We could have shot all of this with traditional cameras, but the decision was taken early to use the Insta360 Pro camera to capture our talent with the same colour, resolution and wide-angle lens distortion as our ‘real world’ shooting. This also gave us the benefit of 120fps stereo filming that comes through so clearly in the finished product when the athletes are ‘virtually’ standing around the viewer.
The real-world shooting allowed us to learn a great deal too.
In the Gym
Shooting in gyms full of mirrors that exacerbated the traditional issues of shooting 360 video was nothing compared to trying to corral the ‘Joe Public’ gym goers who just came to work out and couldn’t care less about walking through our shot.
The 360˚ camera is, quite plainly, 360˚ and thus a simple shot can be ruined by someone walking past the ‘back’ of the camera, straight behind your main action. It’s also hard to tell if this has happened, because you’re invariably hiding with the Producer behind any cover available with only a 1 frame per second wifi stream for monitoring. We found the wifi monitoring connection to be weak at best and constantly requiring reconnection. In the future, I will try taking a pre-configured router onto location to enhance signal and save time keeping the connection between camera and mobile device intact.
In the Swim
Australians love swimming, and I really wanted to put the viewer into the pool so the first shot of swimming would be a 3D swimmer tearing through their vision and revealing that they are watching the swimming from underwater. This would require another camera called the Insta360 One; itself the little sister to the Insta360 Pro we used on the rest of the production. It is small, unable to do 3D, yet has an optional underwater housing, and I thought if I put two (2) of them side by side (about the distance of the average person’s eyes) I could manage a stereoscopic image from the camera – at least directly in front and directly behind the viewer.
Unfortunately, on the day this experiment failed. as I hadn’t considered the effects of underwater refraction and how it would influence the stitching of parallel lines at the extreme left and right of the camera, and also one of the camera batteries failed for no good reason. I’m convinced the principle was sound though, and I will endeavour to prove it at another time.
On the day, we went to our plan B, shooting underwater with just a single camera. The refraction problem is still evident, but by positioning the camera thoughtfully we decided we could turn the viewer’s head away from seeing this annoying problem.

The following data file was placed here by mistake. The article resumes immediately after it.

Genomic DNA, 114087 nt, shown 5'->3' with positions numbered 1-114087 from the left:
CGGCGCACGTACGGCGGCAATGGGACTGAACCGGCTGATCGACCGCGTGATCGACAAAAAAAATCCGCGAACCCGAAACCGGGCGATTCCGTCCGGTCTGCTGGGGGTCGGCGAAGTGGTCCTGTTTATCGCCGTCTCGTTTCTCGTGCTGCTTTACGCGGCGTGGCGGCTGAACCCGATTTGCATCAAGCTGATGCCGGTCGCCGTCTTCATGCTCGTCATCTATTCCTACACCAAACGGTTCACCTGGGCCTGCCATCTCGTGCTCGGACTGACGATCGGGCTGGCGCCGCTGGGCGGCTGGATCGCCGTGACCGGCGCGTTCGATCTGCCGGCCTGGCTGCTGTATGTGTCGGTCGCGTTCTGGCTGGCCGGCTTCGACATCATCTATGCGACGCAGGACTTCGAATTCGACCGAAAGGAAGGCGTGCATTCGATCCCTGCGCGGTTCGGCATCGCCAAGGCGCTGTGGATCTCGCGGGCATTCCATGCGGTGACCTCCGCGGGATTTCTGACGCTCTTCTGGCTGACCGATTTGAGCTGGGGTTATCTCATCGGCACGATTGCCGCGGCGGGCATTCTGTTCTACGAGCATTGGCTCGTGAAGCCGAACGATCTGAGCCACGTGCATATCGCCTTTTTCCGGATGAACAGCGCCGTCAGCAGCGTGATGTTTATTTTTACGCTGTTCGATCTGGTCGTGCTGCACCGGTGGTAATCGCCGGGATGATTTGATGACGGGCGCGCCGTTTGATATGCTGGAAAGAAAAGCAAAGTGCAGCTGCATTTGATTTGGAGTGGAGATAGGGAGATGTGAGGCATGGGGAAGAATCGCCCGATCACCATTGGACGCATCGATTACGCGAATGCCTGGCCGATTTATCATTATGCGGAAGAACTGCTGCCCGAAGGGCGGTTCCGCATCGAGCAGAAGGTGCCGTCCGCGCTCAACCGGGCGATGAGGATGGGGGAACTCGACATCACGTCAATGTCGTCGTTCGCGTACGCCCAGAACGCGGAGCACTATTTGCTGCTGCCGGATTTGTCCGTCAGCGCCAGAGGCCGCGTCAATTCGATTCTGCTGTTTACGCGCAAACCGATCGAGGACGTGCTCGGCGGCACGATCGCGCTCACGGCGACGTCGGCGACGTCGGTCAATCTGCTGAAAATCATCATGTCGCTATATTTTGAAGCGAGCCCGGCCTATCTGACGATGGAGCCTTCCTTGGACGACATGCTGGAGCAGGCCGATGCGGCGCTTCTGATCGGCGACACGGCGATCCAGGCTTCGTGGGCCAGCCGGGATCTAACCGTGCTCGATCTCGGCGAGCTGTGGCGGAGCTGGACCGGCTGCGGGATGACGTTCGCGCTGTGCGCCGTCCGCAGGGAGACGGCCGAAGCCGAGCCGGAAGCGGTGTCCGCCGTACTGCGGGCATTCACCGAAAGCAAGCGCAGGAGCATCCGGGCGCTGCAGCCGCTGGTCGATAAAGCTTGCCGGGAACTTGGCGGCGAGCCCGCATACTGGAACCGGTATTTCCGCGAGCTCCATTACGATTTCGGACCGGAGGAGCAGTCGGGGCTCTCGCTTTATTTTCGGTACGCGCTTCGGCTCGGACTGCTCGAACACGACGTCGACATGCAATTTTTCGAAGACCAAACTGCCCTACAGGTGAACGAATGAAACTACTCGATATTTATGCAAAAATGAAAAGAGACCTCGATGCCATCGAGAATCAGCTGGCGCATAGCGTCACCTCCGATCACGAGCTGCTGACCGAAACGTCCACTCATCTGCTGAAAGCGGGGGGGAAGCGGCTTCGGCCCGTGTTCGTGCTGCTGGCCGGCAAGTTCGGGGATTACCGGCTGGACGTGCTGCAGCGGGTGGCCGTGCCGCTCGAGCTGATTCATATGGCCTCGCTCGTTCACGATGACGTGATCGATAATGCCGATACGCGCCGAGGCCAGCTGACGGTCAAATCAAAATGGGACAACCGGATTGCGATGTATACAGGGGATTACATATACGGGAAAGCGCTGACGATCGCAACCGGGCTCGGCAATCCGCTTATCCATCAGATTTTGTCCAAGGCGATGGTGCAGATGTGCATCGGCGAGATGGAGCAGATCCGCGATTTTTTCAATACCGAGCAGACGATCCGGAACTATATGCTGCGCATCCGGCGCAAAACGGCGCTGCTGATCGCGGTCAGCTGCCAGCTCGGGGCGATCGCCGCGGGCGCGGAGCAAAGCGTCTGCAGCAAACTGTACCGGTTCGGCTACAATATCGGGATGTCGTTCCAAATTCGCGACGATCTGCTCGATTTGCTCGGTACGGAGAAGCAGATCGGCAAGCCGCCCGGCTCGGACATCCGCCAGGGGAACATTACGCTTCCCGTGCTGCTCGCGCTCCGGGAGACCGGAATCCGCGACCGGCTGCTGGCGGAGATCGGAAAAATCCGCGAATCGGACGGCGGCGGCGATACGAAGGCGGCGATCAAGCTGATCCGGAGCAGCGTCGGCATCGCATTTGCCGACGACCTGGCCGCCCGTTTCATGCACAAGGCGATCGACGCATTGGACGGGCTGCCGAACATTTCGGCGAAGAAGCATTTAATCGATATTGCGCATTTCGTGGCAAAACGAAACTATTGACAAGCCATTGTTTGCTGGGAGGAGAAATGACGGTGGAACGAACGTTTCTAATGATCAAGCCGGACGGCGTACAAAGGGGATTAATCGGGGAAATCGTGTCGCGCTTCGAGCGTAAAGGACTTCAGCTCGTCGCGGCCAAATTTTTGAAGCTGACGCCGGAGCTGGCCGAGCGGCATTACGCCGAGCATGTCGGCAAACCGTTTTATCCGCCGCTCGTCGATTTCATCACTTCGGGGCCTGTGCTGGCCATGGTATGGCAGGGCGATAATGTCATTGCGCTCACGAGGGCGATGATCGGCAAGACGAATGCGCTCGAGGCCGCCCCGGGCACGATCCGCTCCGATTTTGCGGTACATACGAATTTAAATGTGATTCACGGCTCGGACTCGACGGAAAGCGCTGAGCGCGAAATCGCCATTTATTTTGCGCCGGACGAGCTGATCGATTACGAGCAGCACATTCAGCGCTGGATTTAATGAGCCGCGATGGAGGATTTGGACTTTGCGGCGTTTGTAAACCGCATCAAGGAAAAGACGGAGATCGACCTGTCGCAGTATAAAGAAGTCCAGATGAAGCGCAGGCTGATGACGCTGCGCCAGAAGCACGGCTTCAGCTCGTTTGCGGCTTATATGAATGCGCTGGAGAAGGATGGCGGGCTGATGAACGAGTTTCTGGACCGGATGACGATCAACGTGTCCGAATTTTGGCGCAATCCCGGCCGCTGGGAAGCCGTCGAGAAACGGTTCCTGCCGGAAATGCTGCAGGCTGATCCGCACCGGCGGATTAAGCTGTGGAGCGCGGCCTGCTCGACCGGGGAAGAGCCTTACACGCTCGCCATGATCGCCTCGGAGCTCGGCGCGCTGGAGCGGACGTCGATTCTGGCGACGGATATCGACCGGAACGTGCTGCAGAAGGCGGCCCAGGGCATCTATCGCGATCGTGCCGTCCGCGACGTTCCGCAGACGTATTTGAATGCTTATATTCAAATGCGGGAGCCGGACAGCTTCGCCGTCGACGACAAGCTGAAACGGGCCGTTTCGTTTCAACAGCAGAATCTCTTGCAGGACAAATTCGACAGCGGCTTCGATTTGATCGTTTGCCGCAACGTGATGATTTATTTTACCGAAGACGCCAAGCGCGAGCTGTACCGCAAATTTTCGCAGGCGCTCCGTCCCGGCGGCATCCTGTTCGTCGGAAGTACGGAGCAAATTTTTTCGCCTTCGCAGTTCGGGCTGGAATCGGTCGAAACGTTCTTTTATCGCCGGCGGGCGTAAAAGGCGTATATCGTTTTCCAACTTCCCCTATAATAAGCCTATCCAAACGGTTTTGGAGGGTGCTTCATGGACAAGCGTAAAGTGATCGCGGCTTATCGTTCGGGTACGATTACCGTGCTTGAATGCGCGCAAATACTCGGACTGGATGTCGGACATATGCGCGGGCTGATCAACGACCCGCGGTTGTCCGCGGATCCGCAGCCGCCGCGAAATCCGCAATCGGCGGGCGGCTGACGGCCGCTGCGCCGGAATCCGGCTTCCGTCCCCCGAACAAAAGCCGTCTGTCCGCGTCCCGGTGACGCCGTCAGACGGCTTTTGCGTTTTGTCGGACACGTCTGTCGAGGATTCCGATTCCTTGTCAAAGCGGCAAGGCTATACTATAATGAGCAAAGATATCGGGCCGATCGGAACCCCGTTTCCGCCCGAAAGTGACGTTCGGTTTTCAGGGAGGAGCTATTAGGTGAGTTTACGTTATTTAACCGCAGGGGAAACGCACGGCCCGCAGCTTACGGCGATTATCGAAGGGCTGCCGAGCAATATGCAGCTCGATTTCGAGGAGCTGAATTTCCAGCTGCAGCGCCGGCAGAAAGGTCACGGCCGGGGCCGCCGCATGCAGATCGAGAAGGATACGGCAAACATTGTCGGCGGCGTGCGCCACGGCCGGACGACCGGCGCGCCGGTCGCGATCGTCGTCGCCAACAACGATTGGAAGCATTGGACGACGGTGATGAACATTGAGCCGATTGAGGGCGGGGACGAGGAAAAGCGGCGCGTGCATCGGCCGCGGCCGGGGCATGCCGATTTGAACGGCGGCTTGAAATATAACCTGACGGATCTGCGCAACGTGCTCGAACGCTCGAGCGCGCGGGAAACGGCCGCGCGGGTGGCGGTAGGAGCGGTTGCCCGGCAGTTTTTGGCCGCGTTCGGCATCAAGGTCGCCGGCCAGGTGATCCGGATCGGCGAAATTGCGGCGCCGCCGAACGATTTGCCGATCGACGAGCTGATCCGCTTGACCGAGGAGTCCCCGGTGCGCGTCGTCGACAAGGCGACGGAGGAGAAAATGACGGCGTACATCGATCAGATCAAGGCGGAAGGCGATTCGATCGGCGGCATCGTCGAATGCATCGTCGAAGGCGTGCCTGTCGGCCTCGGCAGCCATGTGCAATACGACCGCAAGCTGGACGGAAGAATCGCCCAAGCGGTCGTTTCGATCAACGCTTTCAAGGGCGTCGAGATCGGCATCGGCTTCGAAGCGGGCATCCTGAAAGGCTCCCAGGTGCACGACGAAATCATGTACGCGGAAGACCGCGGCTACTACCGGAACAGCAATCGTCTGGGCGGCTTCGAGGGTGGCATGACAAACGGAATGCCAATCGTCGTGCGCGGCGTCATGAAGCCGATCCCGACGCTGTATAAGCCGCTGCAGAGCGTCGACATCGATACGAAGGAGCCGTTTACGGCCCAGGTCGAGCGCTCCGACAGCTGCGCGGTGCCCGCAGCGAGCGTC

The underwater shoots proved challenging, jumping in and out of the pool each time we needed to button on or off, while also directing our talent swimmers to get in and out of the pool to change, or to repeat shots over and over again. We overshot here on purpose because we couldn’t preview and didn’t know how each shot would turn out. Still, nice work if you can get it, bombing the pool on a sunny summers day!
Pulling it all together
With everything now shot, it was time to get stitching.
Most of our footage used 6 x 5k cameras stitched together by powerful computers using ‘new optical flow interpolation’ to produce a 3840 x 3840 pixel stereoscopic master at 60 fps. We were lucky to realise early on how time consuming this would be, and change tack, splitting the footage amongst the 4 computers bought for the upcoming GU Immersive Lab that contained the latest nVidia GeForce 1080 graphics cards. Even still, this process took a whole weekend to complete, though to be fair, we also had the computers double the frame rate of much of this footage (again, using the time consuming optical flow retiming interpolation process) so that we could seamlessly halve its speed later.
The next step was a surprise in that our standard desktop editing software, Adobe Premiere seemed unwieldy and struggled to make the editing process convivial. It also wouldn’t allow headset previews on the mac. It was time to make another change, and the solution came in the shape of Apple’s Final Cut Pro X, which I read had recently been ‘optimised’ for 360˚. I grabbed a HTC Vive headset and plugged it into my Mac Pro, and (much to the chagrin of my windows compatriots) everything just clicked. I’m no great fan of FCPX for traditional editing (although I think that’s just because I’m getting older and less keen to change the habits of a lifetime), but for 360˚ video, it has some fantastic tools and makes the process much easier. I particularly like its ability to instantly switch between the full resolution 3840×3840 60fps files and low resolution proxy files that FCPX creates for you to allow you to just work and then only process the high res footage at the end.